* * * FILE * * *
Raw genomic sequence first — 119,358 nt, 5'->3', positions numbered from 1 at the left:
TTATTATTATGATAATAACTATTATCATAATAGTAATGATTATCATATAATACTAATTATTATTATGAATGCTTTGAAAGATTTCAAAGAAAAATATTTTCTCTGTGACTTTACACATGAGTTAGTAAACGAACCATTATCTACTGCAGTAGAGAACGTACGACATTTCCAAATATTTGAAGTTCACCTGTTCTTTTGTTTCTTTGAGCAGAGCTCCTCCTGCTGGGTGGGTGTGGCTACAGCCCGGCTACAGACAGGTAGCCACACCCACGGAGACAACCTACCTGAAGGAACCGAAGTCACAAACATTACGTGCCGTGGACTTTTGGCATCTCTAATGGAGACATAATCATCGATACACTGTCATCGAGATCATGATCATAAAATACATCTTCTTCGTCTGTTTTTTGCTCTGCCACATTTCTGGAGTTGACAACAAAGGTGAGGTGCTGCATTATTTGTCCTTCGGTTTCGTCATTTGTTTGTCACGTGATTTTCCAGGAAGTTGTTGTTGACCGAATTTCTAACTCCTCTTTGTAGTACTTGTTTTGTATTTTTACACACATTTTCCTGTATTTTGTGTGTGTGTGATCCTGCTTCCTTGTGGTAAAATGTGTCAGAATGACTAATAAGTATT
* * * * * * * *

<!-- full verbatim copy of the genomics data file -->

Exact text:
Raw genomic sequence first — 119,358 nt, 5'->3', positions numbered from 1 at the left:
TTATTATTATGATAATAACTATTATCATAATAGTAATGATTATCATATAATACTAATTATTATTATGAATGCTTTGAAAGATTTCAAAGAAAAATATTTTCTCTGTGACTTTACACATGAGTTAGTAAACGAACCATTATCTACTGCAGTAGAGAACGTACGACATTTCCAAATATTTGAAGTTCACCTGTTCTTTTGTTTCTTTGAGCAGAGCTCCTCCTGCTGGGTGGGTGTGGCTACAGCCCGGCTACAGACAGGTAGCCACACCCACGGAGACAACCTACCTGAAGGAACCGAAGTCACAAACATTACGTGCCGTGGACTTTTGGCATCTCTAATGGAGACATAATCATCGATACACTGTCATCGAGATCATGATCATAAAATACATCTTCTTCGTCTGTTTTTTGCTCTGCCACATTTCTGGAGTTGACAACAAAGGTGAGGTGCTGCATTATTTGTCCTTCGGTTTCGTCATTTGTTTGTCACGTGATTTTCCAGGAAGTTGTTGTTGACCGAATTTCTAACTCCTCTTTGTAGTACTTGTTTTGTATTTTTACACACATTTTCCTGTATTTTGTGTGTGTGTGATCCTGCTTCCTTGTGGTAAAATGTGTCAGAATGACTAATAAGTATT